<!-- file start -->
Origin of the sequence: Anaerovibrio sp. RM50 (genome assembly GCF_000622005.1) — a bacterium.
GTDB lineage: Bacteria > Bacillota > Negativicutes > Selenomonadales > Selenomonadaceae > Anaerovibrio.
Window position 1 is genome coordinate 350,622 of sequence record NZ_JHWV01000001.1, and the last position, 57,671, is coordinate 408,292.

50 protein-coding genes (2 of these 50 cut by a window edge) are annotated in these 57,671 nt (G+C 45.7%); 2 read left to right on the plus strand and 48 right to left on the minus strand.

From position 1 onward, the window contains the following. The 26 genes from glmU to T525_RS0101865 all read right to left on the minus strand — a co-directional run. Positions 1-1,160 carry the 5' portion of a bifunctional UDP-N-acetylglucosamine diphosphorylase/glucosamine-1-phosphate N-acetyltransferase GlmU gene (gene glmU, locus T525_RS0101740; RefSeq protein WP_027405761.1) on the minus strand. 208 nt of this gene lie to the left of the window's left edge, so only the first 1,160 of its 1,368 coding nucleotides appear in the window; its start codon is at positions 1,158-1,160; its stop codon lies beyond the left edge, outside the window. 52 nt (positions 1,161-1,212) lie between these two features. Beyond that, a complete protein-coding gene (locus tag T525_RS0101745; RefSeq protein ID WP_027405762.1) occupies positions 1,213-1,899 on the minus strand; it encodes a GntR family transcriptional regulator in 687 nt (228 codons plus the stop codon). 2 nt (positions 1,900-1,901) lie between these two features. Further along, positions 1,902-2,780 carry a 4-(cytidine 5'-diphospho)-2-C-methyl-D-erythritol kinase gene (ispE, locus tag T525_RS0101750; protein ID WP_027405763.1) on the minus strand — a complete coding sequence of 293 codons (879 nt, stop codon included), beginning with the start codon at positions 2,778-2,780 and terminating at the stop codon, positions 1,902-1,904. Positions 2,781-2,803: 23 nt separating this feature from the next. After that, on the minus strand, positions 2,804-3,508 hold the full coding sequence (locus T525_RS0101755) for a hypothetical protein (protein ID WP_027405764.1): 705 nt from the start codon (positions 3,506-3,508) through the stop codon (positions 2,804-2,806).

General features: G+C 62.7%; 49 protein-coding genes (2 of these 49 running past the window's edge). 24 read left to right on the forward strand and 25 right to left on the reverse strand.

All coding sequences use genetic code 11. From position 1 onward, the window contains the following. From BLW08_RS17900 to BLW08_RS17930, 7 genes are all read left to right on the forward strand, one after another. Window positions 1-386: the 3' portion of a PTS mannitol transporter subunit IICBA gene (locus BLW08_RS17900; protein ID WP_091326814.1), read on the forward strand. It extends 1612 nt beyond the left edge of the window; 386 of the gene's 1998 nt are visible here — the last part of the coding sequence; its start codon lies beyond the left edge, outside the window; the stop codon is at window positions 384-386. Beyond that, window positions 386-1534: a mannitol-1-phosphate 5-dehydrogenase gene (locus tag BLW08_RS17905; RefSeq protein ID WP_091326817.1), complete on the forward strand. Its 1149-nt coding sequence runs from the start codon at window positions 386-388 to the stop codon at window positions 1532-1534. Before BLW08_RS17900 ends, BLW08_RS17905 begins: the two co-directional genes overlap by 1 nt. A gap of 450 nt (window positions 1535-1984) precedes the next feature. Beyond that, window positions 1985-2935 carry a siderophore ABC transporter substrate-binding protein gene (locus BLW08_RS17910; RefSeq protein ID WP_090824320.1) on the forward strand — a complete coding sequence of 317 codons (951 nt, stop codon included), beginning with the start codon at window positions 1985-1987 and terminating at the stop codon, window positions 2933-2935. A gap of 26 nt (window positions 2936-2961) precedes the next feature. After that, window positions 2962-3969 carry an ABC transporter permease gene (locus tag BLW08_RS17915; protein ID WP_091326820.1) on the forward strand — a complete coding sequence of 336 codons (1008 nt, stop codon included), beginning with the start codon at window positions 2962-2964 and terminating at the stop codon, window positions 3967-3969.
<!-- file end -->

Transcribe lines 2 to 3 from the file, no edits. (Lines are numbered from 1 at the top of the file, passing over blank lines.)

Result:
GTDB lineage: Bacteria > Bacillota > Negativicutes > Selenomonadales > Selenomonadaceae > Anaerovibrio.
Window position 1 is genome coordinate 350,622 of sequence record NZ_JHWV01000001.1, and the last position, 57,671, is coordinate 408,292.